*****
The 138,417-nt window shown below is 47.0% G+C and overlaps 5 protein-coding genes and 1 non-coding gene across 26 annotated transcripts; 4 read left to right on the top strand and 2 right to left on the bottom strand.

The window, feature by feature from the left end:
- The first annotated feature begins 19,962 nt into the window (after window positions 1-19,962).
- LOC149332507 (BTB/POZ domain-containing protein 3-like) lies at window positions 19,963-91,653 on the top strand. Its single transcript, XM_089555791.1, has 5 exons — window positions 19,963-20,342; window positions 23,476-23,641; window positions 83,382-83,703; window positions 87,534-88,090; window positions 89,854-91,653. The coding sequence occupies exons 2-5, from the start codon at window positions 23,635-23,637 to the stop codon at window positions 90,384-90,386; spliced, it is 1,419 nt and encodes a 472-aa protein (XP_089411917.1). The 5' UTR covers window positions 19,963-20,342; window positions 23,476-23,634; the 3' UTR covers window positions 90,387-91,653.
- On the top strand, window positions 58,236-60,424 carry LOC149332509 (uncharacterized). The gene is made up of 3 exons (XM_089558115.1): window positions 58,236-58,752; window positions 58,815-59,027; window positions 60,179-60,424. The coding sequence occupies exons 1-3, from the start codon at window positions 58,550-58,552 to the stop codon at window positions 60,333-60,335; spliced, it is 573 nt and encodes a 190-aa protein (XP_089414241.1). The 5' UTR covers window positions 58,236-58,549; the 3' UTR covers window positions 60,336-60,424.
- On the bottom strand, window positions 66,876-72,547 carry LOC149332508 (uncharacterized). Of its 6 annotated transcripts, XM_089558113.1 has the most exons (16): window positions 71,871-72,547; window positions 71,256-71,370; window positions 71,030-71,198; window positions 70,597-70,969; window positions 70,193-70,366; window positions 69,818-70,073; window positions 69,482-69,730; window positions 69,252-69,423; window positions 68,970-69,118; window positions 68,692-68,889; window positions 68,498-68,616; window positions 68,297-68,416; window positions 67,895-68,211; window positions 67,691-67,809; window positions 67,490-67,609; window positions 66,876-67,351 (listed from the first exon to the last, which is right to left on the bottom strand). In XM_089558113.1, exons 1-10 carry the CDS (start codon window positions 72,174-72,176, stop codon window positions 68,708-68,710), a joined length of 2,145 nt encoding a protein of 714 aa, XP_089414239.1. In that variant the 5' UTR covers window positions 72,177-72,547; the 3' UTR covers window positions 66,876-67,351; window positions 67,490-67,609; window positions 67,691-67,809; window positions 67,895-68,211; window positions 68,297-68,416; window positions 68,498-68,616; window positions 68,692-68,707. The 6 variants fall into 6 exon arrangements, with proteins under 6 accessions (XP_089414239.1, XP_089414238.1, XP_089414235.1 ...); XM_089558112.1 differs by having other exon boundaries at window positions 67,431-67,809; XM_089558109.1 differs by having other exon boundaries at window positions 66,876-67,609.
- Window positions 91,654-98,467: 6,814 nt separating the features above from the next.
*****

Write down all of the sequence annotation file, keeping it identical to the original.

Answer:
The 138,417-nt window shown below is 47.0% G+C and overlaps 5 protein-coding genes and 1 non-coding gene across 26 annotated transcripts; 4 read left to right on the top strand and 2 right to left on the bottom strand.

The window, feature by feature from the left end:
- The first annotated feature begins 19,962 nt into the window (after window positions 1-19,962).
- LOC149332507 (BTB/POZ domain-containing protein 3-like) lies at window positions 19,963-91,653 on the top strand. Its single transcript, XM_089555791.1, has 5 exons — window positions 19,963-20,342; window positions 23,476-23,641; window positions 83,382-83,703; window positions 87,534-88,090; window positions 89,854-91,653. The coding sequence occupies exons 2-5, from the start codon at window positions 23,635-23,637 to the stop codon at window positions 90,384-90,386; spliced, it is 1,419 nt and encodes a 472-aa protein (XP_089411917.1). The 5' UTR covers window positions 19,963-20,342; window positions 23,476-23,634; the 3' UTR covers window positions 90,387-91,653.
- On the top strand, window positions 58,236-60,424 carry LOC149332509 (uncharacterized). The gene is made up of 3 exons (XM_089558115.1): window positions 58,236-58,752; window positions 58,815-59,027; window positions 60,179-60,424. The coding sequence occupies exons 1-3, from the start codon at window positions 58,550-58,552 to the stop codon at window positions 60,333-60,335; spliced, it is 573 nt and encodes a 190-aa protein (XP_089414241.1). The 5' UTR covers window positions 58,236-58,549; the 3' UTR covers window positions 60,336-60,424.
- On the bottom strand, window positions 66,876-72,547 carry LOC149332508 (uncharacterized). Of its 6 annotated transcripts, XM_089558113.1 has the most exons (16): window positions 71,871-72,547; window positions 71,256-71,370; window positions 71,030-71,198; window positions 70,597-70,969; window positions 70,193-70,366; window positions 69,818-70,073; window positions 69,482-69,730; window positions 69,252-69,423; window positions 68,970-69,118; window positions 68,692-68,889; window positions 68,498-68,616; window positions 68,297-68,416; window positions 67,895-68,211; window positions 67,691-67,809; window positions 67,490-67,609; window positions 66,876-67,351 (listed from the first exon to the last, which is right to left on the bottom strand). In XM_089558113.1, exons 1-10 carry the CDS (start codon window positions 72,174-72,176, stop codon window positions 68,708-68,710), a joined length of 2,145 nt encoding a protein of 714 aa, XP_089414239.1. In that variant the 5' UTR covers window positions 72,177-72,547; the 3' UTR covers window positions 66,876-67,351; window positions 67,490-67,609; window positions 67,691-67,809; window positions 67,895-68,211; window positions 68,297-68,416; window positions 68,498-68,616; window positions 68,692-68,707. The 6 variants fall into 6 exon arrangements, with proteins under 6 accessions (XP_089414239.1, XP_089414238.1, XP_089414235.1 ...); XM_089558112.1 differs by having other exon boundaries at window positions 67,431-67,809; XM_089558109.1 differs by having other exon boundaries at window positions 66,876-67,609.
- Window positions 91,654-98,467: 6,814 nt separating the features above from the next.